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What You Need to Know About the Impact of Short Selling

A bearish market has led to more short selling.

Short selling - the practice of selling stock before it has been delivered to the seller and buying it back at a lower price - is on the rise, but it has stirred up controversy among some users.

Bloomberg reports that a signal that short selling is occurring, borrowing shares, has increased the most since 2006, jumping from 9.5 percent of stock in July to 11.6 percent in September. Investors across the globe are becoming more bearish, the source says, and may be driven by the fact that economies are slowing down.

Indexes are dropping, the source says, which is not a good indication of things to come - total losses between May and October "exceed the combined gross domestic product of Brazil, Russia, India and China." With investors "tempted to bottom pick" in order to profit even as markets lose money, Alex Au of Richland Capital Management told Bloomberg they may be flirting with danger, as the "worst is yet to come."

Exchange data analyzed by the source indicates that some companies such as GE and Pfizer have also experienced heightened levels of short selling. In the first half of September alone, Pfizer's short sales rose to 111 million shares, representing a 22 percent increase. Over the same period, short sales for GE hit their highest levels since August 2009, rising 13 percent to reach 141 million shares.

"The Lehman collapse is way too clear in people’s minds," Henrik Drusebjerg, a senior strategist at Copenhagen-based Nordea Bank AB who helps oversee $230 billion, told the news outlet. "They don't want to get burned as much again. They know either they get some protection or get out altogether."

Binky Chadha, the chief U.S. equity strategist at Deutsche Bank AG, also invoked the memory of Lehman while talking with Bloomberg. Chadha said that short interest and valuations were "approaching Lehman levels," and added it was becoming more difficult to take increasingly large short positions.

Fitch Ratings says that despite an effort to increase corporate governance, investors that short sell Chinese companies have created market volatility and uncertainty. The agency issued a release at the end of September saying that groups that issued research reports and claim that other companies have committed malpractice and fraud, or have engaged in false accounting, are doing more damage than good when it comes to encouraging greater transparency.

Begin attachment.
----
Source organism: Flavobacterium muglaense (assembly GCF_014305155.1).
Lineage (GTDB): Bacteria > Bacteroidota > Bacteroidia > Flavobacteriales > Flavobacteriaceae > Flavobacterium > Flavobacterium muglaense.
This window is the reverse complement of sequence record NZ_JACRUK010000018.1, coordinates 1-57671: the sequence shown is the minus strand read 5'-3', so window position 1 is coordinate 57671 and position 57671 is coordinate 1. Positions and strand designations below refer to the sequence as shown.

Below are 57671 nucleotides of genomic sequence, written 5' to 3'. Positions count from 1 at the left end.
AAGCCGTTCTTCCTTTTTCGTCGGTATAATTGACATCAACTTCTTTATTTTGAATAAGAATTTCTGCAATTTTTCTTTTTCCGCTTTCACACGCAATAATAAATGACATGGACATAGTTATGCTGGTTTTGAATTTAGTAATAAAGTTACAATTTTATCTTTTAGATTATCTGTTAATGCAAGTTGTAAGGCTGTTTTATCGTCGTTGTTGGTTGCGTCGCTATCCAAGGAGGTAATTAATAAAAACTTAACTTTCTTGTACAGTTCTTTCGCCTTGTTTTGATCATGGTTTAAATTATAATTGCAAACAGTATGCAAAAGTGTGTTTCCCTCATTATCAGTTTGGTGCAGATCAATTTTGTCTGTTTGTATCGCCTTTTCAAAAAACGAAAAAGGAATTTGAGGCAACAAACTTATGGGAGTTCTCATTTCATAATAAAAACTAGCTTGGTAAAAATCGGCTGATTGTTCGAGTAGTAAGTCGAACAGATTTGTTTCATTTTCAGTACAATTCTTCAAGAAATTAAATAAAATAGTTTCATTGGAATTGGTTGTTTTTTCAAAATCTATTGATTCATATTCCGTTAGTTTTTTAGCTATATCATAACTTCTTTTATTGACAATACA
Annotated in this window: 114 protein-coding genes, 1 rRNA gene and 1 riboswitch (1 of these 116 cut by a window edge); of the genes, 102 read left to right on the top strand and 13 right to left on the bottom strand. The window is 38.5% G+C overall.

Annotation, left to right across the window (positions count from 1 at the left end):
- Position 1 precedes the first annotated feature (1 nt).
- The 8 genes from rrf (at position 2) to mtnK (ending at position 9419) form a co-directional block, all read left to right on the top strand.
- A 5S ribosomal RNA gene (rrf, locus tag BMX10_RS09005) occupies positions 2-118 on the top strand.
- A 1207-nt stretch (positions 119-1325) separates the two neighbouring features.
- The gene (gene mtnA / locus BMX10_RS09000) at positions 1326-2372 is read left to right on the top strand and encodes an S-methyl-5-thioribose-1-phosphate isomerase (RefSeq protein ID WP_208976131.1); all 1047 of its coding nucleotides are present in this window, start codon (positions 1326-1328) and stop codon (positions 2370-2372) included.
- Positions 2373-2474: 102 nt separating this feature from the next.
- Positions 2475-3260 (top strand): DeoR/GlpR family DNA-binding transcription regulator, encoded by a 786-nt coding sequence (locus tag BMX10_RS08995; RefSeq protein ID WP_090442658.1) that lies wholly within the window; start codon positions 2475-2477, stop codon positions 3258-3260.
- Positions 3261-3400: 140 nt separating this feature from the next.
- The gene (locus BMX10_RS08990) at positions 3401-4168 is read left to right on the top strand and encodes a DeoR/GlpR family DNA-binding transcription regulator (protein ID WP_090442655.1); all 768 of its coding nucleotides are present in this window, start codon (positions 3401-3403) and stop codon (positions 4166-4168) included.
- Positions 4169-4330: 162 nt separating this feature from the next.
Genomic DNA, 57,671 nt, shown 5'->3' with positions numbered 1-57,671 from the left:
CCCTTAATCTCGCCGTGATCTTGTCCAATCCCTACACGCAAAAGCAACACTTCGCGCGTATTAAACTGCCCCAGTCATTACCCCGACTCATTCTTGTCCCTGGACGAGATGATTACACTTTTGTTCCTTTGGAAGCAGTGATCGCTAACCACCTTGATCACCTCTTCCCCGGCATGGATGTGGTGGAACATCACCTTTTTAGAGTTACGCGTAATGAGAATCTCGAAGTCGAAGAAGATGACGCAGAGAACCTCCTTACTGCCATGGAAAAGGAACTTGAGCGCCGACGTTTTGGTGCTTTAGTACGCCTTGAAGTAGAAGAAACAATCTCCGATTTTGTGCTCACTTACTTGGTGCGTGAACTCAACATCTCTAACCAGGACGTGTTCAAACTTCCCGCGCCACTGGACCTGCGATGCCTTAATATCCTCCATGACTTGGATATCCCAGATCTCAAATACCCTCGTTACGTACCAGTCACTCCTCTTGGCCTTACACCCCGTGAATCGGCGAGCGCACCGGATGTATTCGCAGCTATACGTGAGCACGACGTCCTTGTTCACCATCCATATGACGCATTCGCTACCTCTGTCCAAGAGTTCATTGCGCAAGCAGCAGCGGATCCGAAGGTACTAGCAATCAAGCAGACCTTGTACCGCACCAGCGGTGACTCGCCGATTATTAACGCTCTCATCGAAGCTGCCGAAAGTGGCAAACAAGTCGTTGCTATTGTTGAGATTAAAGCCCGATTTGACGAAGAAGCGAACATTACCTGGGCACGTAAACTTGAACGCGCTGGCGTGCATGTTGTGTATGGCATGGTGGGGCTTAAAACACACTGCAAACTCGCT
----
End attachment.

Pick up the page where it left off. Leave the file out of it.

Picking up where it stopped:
One of the groups that Fitch highlighted was Anonymous Analytics, which alleged that Chaoda Modern Agriculture was conducting less-than-scrupulous practices. This and other groups have reportedly short sold stocks in the companies they "expose" right before publishing their claims, Fitch says.

"Chinese companies provide relatively easy targets for these tactics," the agency said, in part because the analytical investors located in China have not developed as much as those in the West. "Combined with strong growth expectations and a desire by local and foreign capital to participate in this growth process this increases the potential for unusual practices and sometimes fraud."

While the reports create some challenges for investors, Fitch said a potential benefit is the fact that companies may be more likely to question another business' practices and conduct due diligence before proceeding with a deal.

Some are arguing that a short-selling ban be instituted in Hong Kong. Simon Lam, of the Hong Kong Securities Professionals Association, said in an interview with Bloomberg that with more traders putting bets on falls in Hong Kong stocks.

Lam says that considering the fact that other countries frown on "naked"short-selling - when the investor never actually owns the stock he or she sells off - it would be fair for Hong Kong to follow Europe's and the United States' example.